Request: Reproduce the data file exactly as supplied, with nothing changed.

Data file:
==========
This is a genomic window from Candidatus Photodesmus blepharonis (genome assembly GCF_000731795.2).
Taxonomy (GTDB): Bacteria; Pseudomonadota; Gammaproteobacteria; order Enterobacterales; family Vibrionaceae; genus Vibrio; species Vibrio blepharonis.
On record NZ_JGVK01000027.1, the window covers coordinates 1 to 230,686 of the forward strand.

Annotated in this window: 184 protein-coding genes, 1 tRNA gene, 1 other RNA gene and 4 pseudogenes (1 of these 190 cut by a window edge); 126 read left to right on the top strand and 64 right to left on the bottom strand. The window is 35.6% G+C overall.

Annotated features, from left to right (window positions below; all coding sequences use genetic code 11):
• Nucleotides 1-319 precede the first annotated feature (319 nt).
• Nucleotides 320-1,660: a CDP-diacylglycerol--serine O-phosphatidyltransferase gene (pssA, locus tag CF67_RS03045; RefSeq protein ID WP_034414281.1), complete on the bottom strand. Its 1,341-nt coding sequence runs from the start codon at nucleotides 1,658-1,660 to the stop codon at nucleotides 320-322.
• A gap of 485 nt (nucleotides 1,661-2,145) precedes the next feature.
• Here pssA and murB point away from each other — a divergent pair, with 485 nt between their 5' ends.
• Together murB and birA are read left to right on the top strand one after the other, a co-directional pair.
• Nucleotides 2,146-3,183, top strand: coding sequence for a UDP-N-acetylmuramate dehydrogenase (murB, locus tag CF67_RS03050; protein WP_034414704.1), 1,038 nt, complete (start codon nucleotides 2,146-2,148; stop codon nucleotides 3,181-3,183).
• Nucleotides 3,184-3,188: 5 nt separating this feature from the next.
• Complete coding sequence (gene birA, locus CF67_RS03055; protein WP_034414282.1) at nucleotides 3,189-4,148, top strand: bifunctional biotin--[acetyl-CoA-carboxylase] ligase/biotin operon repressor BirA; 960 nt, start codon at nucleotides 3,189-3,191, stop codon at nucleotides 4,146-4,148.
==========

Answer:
This is a genomic window from Candidatus Photodesmus blepharonis (genome assembly GCF_000731795.2).
Taxonomy (GTDB): Bacteria; Pseudomonadota; Gammaproteobacteria; order Enterobacterales; family Vibrionaceae; genus Vibrio; species Vibrio blepharonis.
On record NZ_JGVK01000027.1, the window covers coordinates 1 to 230,686 of the forward strand.

Annotated in this window: 184 protein-coding genes, 1 tRNA gene, 1 other RNA gene and 4 pseudogenes (1 of these 190 cut by a window edge); 126 read left to right on the top strand and 64 right to left on the bottom strand. The window is 35.6% G+C overall.

Annotated features, from left to right (window positions below; all coding sequences use genetic code 11):
• Nucleotides 1-319 precede the first annotated feature (319 nt).
• Nucleotides 320-1,660: a CDP-diacylglycerol--serine O-phosphatidyltransferase gene (pssA, locus tag CF67_RS03045; RefSeq protein ID WP_034414281.1), complete on the bottom strand. Its 1,341-nt coding sequence runs from the start codon at nucleotides 1,658-1,660 to the stop codon at nucleotides 320-322.
• A gap of 485 nt (nucleotides 1,661-2,145) precedes the next feature.
• Here pssA and murB point away from each other — a divergent pair, with 485 nt between their 5' ends.
• Together murB and birA are read left to right on the top strand one after the other, a co-directional pair.
• Nucleotides 2,146-3,183, top strand: coding sequence for a UDP-N-acetylmuramate dehydrogenase (murB, locus tag CF67_RS03050; protein WP_034414704.1), 1,038 nt, complete (start codon nucleotides 2,146-2,148; stop codon nucleotides 3,181-3,183).
• Nucleotides 3,184-3,188: 5 nt separating this feature from the next.
• Complete coding sequence (gene birA, locus CF67_RS03055; protein WP_034414282.1) at nucleotides 3,189-4,148, top strand: bifunctional biotin--[acetyl-CoA-carboxylase] ligase/biotin operon repressor BirA; 960 nt, start codon at nucleotides 3,189-3,191, stop codon at nucleotides 4,146-4,148.